With all of the new and buzzwordy labels given to meat sources today, it can be difficult to know what any of the designations mean. From organic to free range to hormone-free to grass-fed to “natural” – it takes some digging to understand what the labels mean in terms of meat quality, source, diet and overall environmental impact.
Free-Range Meat, Grass-Fed Beef, “Natural” Products & Organic Labels
There are important differences between free-range meat, grass-fed beef, and “natural” and “organic” products, mainly regarding the animals’ feed and their overall quality of life.
Free Range Meat
While most people are familiar with the term “free range” in relation to eggs and other poultry products, the USDA free-range designation extends to any animal that enjoys continuous access to the outdoors for more than 51% of its life. Any free-range meat that is not finished with grains is considered grass-fed meat. In general, grass-fed free-range meat is leaner, healthier and hormone-free.
Grass-fed beef has grown in popularity over the years and can now be found in most grocery store meat departments. To be considered truly grass-fed, the animal’s diet must be “derived solely from forage consisting of grass (annual and perennial), forbs (e.g., legumes, Brassica), browse, or cereal grain crops in the vegetative (pre-grain) state” once the animal is weaned from its mother’s milk (per the USDA). Essentially, this means the animal’s diet is comparable to what it would eat in the wild.
And while a single free-range grass-fed cow consumes four to five tons of grass, hay and other native dry forage per year, free-range cattle – when managed correctly – can be both a sustainable meat source and also aid in sustainable farming practices. More on that later.
“Natural” vs “Organic” Beef
All fresh meat products can carry the “natural” label since the designation simply requires the product to be minimally processed (meaning not fundamentally altered from its natural state) and contain no artificial ingredients or added colors.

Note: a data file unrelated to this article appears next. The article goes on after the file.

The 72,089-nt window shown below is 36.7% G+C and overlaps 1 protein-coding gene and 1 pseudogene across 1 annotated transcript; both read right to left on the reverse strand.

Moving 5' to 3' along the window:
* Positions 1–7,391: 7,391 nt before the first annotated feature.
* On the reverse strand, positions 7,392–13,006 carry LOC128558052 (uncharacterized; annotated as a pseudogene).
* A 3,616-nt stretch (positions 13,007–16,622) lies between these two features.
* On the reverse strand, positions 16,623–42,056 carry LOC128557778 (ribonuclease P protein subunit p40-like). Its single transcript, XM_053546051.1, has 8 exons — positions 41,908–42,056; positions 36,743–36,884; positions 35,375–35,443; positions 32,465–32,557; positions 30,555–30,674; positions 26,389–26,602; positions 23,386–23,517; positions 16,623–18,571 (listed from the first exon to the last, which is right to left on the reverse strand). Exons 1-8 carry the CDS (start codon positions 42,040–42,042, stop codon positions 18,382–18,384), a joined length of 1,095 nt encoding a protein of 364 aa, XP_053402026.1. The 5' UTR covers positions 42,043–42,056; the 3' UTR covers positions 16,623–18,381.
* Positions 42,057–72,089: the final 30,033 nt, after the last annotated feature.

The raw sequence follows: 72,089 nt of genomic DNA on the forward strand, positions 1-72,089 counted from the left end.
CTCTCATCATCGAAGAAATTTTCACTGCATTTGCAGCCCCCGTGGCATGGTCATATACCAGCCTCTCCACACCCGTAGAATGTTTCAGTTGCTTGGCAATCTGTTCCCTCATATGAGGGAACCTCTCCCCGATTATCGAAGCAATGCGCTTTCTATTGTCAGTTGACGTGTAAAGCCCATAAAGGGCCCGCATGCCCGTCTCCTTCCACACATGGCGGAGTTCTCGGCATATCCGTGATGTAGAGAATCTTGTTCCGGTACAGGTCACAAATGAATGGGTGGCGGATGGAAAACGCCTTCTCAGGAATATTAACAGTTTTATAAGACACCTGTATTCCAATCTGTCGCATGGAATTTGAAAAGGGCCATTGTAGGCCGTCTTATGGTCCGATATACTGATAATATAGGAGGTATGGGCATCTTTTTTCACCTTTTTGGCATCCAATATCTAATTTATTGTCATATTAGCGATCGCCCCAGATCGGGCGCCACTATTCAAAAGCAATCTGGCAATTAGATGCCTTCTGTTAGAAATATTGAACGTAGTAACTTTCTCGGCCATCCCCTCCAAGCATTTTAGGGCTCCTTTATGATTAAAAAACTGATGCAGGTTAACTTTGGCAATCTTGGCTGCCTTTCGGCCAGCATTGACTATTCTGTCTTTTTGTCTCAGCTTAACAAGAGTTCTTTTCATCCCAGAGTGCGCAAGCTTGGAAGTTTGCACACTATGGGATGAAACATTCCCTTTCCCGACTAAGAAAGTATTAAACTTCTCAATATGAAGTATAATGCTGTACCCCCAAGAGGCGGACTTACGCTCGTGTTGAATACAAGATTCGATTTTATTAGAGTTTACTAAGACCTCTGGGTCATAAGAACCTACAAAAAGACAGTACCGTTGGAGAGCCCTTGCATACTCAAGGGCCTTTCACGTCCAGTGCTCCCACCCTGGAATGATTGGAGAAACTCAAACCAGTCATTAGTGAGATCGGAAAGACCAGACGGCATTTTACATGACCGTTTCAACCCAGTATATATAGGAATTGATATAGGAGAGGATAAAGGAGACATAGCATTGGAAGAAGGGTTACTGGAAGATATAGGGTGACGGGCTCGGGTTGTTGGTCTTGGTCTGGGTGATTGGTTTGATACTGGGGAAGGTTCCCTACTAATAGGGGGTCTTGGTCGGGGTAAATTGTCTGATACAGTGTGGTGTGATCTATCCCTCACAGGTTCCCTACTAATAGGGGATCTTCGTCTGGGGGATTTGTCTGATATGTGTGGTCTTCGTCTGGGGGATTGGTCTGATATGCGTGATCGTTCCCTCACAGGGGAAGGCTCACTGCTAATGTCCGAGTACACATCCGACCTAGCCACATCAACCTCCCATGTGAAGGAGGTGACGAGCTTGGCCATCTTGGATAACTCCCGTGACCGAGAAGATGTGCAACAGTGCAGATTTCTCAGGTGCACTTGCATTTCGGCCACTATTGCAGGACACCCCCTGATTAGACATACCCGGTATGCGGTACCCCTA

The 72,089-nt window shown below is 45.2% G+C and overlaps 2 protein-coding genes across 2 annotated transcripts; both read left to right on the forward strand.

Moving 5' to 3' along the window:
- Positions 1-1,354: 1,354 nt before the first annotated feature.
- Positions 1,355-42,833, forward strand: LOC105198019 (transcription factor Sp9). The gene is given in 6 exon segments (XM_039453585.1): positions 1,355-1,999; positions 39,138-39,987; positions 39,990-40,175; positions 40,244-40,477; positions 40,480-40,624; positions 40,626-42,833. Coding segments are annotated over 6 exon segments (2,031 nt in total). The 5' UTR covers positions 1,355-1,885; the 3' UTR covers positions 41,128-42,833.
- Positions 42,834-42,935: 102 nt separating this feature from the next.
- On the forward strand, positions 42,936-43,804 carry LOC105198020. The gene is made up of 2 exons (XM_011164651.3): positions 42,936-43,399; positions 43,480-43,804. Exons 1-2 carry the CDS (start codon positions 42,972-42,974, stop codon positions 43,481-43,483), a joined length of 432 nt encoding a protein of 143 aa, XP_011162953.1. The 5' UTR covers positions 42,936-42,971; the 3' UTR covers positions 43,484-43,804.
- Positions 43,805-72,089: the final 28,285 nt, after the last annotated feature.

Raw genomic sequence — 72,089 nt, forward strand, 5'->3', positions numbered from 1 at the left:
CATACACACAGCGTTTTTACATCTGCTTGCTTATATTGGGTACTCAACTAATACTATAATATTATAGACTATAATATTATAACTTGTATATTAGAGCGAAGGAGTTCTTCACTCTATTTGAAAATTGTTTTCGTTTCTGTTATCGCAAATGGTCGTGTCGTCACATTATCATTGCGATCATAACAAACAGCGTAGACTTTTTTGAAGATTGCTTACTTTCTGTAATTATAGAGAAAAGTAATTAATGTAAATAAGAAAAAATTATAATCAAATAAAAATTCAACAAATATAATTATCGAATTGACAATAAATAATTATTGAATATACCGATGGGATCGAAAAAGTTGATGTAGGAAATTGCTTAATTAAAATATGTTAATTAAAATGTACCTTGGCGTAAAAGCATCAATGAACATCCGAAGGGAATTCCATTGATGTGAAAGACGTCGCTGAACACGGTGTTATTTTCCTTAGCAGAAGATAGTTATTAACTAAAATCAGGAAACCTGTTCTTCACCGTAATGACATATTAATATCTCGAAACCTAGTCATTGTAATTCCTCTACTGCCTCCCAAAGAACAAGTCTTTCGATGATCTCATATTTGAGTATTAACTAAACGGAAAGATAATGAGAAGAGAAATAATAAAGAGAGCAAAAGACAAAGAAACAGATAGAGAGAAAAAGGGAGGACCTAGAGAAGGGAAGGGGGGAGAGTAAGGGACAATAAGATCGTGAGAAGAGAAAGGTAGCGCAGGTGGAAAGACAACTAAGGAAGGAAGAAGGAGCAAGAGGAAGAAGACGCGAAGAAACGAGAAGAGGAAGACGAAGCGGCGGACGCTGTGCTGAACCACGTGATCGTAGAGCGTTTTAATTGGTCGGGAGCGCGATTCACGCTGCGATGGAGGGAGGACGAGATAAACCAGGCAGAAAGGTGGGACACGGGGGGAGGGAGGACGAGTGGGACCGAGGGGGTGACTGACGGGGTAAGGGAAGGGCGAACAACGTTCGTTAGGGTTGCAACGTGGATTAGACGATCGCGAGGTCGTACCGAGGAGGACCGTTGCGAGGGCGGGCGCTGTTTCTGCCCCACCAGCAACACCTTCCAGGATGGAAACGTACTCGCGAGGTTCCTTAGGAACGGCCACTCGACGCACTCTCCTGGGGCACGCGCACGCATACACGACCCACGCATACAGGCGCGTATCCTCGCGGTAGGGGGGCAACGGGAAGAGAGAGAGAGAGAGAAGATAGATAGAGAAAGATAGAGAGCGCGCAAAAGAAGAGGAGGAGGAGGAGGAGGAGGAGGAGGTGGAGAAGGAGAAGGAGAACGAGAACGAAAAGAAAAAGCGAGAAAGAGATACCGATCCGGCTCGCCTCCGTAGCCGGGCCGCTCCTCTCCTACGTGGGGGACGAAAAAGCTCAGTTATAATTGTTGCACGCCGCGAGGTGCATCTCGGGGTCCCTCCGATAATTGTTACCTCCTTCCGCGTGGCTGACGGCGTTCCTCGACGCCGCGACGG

For meat products to be considered “organic,” USDA regulations require that the animal does not receive any hormones or antibiotics, is fed 100% organic feed and forage and has the ability to graze outdoors.
The Most Sustainable Meat: Regenerative Agriculture
While it’s true that raising livestock for meat, milk and eggs generates approximately 15% of all greenhouse gas emissions globally, there is a way to raise meat sustainably. Feedlots use a lot of energy – particularly because grain-based diets require a ton of fossil fuels, water, fertilizer and land to grow enough feed – and many pasture-based farming operations cause both erosion of the land and loss of biodiversity.
On the other hand, grass-fed free-range cattle and other livestock can provide ecological benefits, trap carbon in the soil and help reduce methane emissions as part of a regenerative agriculture framework. When livestock is allowed to roam freely yet carefully managed by rotating ranges from one section of land to another, free-range farming helps reduce erosion of the land, water contamination and air pollution, increases the biodiversity of the land through the natural spreading of manure and the trapping of carbon in the soil, and readies the land for future crop rotations to further regenerate precious topsoil for future generations of farmers and ranchers.
Grass-Fed Beef Jerky
We’re excited to announce our new free-range grass-fed beef jerky! Try some out today and let us know what you think in the comments below!